On Friday, April 8, Federal Fisheries and Oceans Minister Hunter Tootoo e-mailed this statement to The PQB News:
“On Saturday, April 2, the Canadian Coast Guard responded to the pollution threat posed by the Silver King and began pumping water from the vessel. Our Coast Guard Environmental Response team has now concluded that the vessel is not sea worthy and beyond repair. Therefore, it will be towed to a yard to be deconstructed.
“Before deconstruction takes place, the vessel will be thoroughly cleaned for safety reasons and to further reduce the risk of pollution. Hazardous materials such as asbestos, fuel and bilge water, as well as other potential pollutants will be removed.
“I appreciate the diligent work of those involved in this operation and hope that the community of Deep Bay and surrounding area is assured that we take ship borne threats to the environment very seriously and we act immediately in the event of a pollution threat.”
MP Gord Johns (NDP, Courtenay-Alberni) responded:
“I am very encouraged by today’s announcement from the Minister of Fisheries and Oceans that the vessel known as the Silver King will be safely removed from Deep Bay in the coming days. This is what we can accomplish by coming together and working in the best interest of Vancouver Islanders.
“Thanks must to go everyone who added their voices to the call for action, especially Bill Veenhof, Chair of the Regional District of Nanaimo, Chief Michael Recalma of the Qualicum First Nation, local business leaders and staff from Vancouver Island University, as well as local media who have doggedly pursued this issue for years.
“We are grateful our voices have been heard by the federal government and that action is being taken, but we acknowledge that is only one example of a much larger problem threatening the environment and economy of our local communities.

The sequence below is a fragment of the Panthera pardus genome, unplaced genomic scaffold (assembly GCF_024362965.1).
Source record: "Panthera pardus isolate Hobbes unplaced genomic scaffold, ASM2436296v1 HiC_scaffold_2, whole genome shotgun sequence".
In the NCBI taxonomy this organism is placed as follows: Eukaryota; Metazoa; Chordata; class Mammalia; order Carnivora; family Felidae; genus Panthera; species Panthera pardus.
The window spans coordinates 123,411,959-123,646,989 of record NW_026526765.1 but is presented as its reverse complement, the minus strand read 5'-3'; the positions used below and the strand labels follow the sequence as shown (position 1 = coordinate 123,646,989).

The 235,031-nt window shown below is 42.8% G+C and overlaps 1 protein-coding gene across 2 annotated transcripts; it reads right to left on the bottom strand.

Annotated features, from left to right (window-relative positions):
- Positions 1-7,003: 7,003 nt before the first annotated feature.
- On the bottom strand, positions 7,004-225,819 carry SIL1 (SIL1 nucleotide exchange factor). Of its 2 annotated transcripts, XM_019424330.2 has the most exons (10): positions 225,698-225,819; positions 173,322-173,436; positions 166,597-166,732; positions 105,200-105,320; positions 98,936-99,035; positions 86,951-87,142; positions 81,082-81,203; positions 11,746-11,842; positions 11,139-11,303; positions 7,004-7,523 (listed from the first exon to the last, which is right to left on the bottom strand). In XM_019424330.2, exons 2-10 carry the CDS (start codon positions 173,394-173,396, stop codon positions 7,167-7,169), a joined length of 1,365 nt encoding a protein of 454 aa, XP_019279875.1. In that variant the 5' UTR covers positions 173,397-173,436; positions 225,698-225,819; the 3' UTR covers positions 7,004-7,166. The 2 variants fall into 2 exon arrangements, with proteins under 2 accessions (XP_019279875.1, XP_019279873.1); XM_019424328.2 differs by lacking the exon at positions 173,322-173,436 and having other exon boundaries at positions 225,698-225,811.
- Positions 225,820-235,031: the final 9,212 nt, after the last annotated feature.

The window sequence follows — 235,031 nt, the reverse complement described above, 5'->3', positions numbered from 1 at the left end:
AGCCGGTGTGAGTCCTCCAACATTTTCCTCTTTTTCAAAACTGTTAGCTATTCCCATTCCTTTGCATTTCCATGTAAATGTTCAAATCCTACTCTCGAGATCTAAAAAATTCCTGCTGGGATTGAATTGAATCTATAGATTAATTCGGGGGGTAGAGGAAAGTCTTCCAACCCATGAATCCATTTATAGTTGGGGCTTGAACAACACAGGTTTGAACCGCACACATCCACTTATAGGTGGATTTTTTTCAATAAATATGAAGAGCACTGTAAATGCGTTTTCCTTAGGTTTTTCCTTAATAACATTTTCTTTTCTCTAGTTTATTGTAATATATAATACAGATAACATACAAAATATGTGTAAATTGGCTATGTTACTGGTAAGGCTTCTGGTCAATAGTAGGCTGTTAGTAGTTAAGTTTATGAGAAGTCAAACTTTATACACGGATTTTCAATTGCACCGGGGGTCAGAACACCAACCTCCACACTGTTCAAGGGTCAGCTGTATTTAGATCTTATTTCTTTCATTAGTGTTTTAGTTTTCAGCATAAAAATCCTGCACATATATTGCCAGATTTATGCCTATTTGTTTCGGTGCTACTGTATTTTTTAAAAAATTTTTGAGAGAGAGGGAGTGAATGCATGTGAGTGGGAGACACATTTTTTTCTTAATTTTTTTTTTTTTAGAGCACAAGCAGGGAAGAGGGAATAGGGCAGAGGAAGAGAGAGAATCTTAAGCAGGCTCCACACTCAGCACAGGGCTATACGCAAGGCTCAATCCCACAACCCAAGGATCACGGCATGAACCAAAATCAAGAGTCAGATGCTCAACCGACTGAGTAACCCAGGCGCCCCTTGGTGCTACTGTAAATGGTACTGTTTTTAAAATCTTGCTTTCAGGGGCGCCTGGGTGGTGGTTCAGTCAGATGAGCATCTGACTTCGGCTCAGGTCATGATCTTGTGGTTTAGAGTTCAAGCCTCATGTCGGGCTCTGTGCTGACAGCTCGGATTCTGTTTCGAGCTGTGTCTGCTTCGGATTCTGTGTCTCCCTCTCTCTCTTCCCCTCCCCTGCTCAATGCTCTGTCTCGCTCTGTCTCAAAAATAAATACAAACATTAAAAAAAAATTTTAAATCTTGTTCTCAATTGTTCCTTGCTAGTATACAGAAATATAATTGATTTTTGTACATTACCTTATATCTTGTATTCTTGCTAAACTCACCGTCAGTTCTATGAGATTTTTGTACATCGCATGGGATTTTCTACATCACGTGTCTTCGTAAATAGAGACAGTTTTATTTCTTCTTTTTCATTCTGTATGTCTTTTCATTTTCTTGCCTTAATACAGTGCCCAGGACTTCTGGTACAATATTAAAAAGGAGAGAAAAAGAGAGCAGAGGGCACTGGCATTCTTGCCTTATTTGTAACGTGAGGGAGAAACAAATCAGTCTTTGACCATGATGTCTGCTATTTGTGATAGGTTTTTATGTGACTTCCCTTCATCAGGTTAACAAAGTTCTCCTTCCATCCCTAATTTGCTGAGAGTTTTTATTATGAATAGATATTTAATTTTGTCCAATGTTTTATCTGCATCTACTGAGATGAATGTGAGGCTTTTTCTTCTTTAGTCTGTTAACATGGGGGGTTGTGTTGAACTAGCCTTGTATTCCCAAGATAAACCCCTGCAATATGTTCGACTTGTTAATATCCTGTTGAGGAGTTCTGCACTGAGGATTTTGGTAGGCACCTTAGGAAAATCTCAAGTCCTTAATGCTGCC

“Questions remain regarding the other abandoned vessels in Deep Bay, those above water and those below. Additionally we must continue to push for an overhaul of the rules and regulations surrounding abandoned and derelict vessel to ensure the long term safety of our coastal communities. I will continue to bring local concerns directly to the attention of the government and champion issues that are important to the people of Courtenay-Alberni.”
RDN chair Bill Veenhoff responded:
I am exceptionally pleased that Hunter Tootoo, The Minister of Fisheries, Oceans and Transport announced today that The Silver King will be removed from Deep Bay and subsequently destroyed.
This is a very positive action that will do a great deal to protect our sensitive environment and our shellfish industry.
I would like to thank Gord Johns, whose interest and supportive engagement was an immense help in resolving this.
I think it important to underscore that the news media should be justifiably proud of their efforts keeping this issue front and center.
We have learned a great deal through this process and I am looking forward to continuing the dialogue with our federal and provincial partners on the this very important and challenging B.C. wide problem.
Original story (posted April 5):
A nor’easter expected this weekend could sink a listing, abandoned 100-foot tugboat in Deep Bay, taking with it 60 full-time shellfish industry jobs and fouling a “pristine” part of the coast.
MP Gord Johns toured the scene on Tuesday with local politicians, industry representatives and the media.
“Going out there on the boat, seeing the Silver King ready to go down, the sense of urgency is even higher,” said Johns, (NDP, Courtenay-Alberni). “It’s on the verge at being at the bottom of the ocean.”
It’s unclear how much fuel and/or oil is on the 100-foot Silver King. On Wednesday there were reports the tug was eight feet lower in the water than it was 48 hours earlier. The Canadian Coast Guard continues to attend to the scene.
What is clear, according to Stellar Bay Shellfish company owner Keith Reid, is what happens if the tug sinks. Stellar Bay employs 40 people and has 30 acres of oyster beds, along with a processing plant, within 200 metres of the sinking boat.
“The whole thing, the whole operation, every job is at risk,” said Reid. “Shellfish need clean water. If this water is contaminated, Environment Canada has no choice, through public health, to come in and put a closure on this area. And it’s very easy to close, but very difficult to re-open.”
Johns said he sent “an urgent letter” about the situation to federal Fisheries and Oceans Minister Hunter Tootoo on Monday night. He said Tuesday he was going to make contact with Tootoo again.
“I will be making a phone call today, asking for them to deal with this immediately,” Johns said after touring the area on a Stellar Bay punt. “We have a storm coming Saturday, we can’t wait.”